London, February 24
We lucked out. For all the weather-caused travel delays other folks have endured over the past few months, we arrived in both Chicago and London within 5 minutes of the scheduled times. Our flight to Joburg also was on time,,, and less than half full. That allowed me to snag a row of four middle seats for myself, something I haven’t accomplished in years. And our Yotel stay in Heathrow was an unqualified success.
I no longer remember where I first heard about the Yotel, somewhere online. It supposedly was started by a fellow so dazzled by his experience in a British Airways first-class sleeper cabin that he wanted to extend its pleasures to the masses, providing a comfortable respite in a small space, rentable for anywhere from 4 hours on. So he created in-airport hotels that were designed by the same folks who designed those first-class sleepers. One is located in Heathrow’s Terminal 4. I made my reservation as soon as I could (six months ago).
Steve and I once spent a night in a microhotel in Tokyo, and this was way more convenient. An hour and a half after touching down at 6:40 a.m., after going through immigration and getting our boarding passes for the next (8 p.m.) flight and making the long journey (by underground train) from Terminal 3 to Terminal 4, we were escorted to our “cabin” in the Yotel. The fixtures and lighting of the lobby are a bit dim and 21st Century (think Blade Runner, but chic), but the corridor and cabins recalled nothing so much as a train and sleeper cars, only without the clatter and motion. Within minutes we were snuggled into our bunks. Everything was spotless, the beds firms and linens first-class, the pillows abundant, the lighting intelligent, the design taking advantage of every inch of space.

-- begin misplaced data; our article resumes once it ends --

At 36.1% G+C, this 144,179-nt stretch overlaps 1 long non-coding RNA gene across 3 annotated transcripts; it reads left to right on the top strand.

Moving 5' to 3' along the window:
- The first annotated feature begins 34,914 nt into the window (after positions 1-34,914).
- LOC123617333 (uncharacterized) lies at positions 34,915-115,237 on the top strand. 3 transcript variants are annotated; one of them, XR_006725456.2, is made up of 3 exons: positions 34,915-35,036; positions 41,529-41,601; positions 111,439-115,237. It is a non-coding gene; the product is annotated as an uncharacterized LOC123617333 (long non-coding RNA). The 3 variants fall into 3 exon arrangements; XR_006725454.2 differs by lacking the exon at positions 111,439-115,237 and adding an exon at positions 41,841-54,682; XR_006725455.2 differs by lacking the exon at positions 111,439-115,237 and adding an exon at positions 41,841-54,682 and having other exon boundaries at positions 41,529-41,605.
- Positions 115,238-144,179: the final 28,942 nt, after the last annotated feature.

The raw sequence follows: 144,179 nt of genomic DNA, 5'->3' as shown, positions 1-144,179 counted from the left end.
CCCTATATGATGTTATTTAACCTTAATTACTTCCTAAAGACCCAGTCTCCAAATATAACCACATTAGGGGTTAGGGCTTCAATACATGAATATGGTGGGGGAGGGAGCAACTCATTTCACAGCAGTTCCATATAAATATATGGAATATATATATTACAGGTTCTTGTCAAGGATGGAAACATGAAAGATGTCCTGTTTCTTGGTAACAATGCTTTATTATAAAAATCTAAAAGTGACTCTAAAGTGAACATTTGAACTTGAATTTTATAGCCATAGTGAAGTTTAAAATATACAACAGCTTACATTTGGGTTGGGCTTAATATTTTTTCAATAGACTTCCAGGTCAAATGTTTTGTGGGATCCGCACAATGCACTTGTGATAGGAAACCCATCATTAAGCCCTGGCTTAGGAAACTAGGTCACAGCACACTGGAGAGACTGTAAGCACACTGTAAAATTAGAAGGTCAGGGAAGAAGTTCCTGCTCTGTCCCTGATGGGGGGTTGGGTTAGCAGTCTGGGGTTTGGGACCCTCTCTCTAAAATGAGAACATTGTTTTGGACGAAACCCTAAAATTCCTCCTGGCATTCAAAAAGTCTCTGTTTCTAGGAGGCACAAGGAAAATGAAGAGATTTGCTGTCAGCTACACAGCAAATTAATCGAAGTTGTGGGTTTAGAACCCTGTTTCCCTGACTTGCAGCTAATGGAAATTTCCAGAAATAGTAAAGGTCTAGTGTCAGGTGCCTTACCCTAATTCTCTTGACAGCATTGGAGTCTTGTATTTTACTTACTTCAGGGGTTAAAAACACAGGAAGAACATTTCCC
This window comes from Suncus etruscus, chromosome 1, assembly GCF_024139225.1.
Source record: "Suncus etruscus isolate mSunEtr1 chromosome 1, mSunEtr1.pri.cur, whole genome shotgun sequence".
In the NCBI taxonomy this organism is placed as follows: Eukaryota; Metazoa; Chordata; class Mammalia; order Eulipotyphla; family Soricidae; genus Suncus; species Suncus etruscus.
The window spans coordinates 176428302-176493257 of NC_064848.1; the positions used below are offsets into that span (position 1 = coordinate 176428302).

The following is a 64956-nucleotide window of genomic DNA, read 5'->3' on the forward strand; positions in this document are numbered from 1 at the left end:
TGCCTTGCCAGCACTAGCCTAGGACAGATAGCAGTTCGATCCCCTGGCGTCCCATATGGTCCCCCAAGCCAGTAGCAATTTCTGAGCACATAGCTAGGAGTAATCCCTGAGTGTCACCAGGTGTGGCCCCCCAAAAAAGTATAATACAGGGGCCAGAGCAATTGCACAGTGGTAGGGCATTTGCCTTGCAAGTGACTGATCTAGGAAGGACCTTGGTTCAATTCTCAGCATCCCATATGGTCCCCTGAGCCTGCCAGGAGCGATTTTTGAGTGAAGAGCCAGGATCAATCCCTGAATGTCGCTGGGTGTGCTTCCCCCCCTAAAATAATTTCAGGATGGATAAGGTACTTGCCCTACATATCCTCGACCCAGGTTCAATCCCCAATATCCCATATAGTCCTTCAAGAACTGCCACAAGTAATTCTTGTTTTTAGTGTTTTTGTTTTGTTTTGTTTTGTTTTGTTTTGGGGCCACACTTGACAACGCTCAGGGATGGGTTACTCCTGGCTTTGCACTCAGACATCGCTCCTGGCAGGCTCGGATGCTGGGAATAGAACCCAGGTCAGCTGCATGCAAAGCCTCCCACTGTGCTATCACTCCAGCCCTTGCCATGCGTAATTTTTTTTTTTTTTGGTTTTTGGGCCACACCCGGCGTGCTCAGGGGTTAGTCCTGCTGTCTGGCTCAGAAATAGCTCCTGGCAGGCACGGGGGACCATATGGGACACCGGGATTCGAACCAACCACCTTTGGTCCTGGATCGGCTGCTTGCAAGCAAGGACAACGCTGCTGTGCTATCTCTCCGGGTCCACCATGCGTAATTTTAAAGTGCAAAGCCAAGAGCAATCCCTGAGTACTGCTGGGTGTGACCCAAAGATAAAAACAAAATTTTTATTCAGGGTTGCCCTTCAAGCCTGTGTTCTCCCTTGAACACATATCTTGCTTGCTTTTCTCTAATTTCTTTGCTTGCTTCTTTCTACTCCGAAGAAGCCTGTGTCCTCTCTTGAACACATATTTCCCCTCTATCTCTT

The one thing that made us raise our eyebrows was the separation between the bed/study part of the room and the toilet/shower area — just a clear glass (presumably waterproof) slidihg door. For privacy, you could pull across a curtain — but it was about 3 feet short of screening what most of us would prefer not to display. Fortunately, public toilets right next door gave us a more private option.
If we’d had time we could have watched TV on the flat-screen panel or bathed under the rainshower or ordered room service. But after napping for about 5 hours and charging our laptops, all we could do was spend a little time on the (free wifi) Internet, eat a bit of breakfast at the nearby cafe, and get cleaned up a bit. Then it was time to check out. Still as we made the journey from Terminal 4 to Terminal 5, we pitied all the poor folks who’d spent hours suffering the indignities of Heathrow’s public waiting rooms. Would that every major transit airport had a Yotel!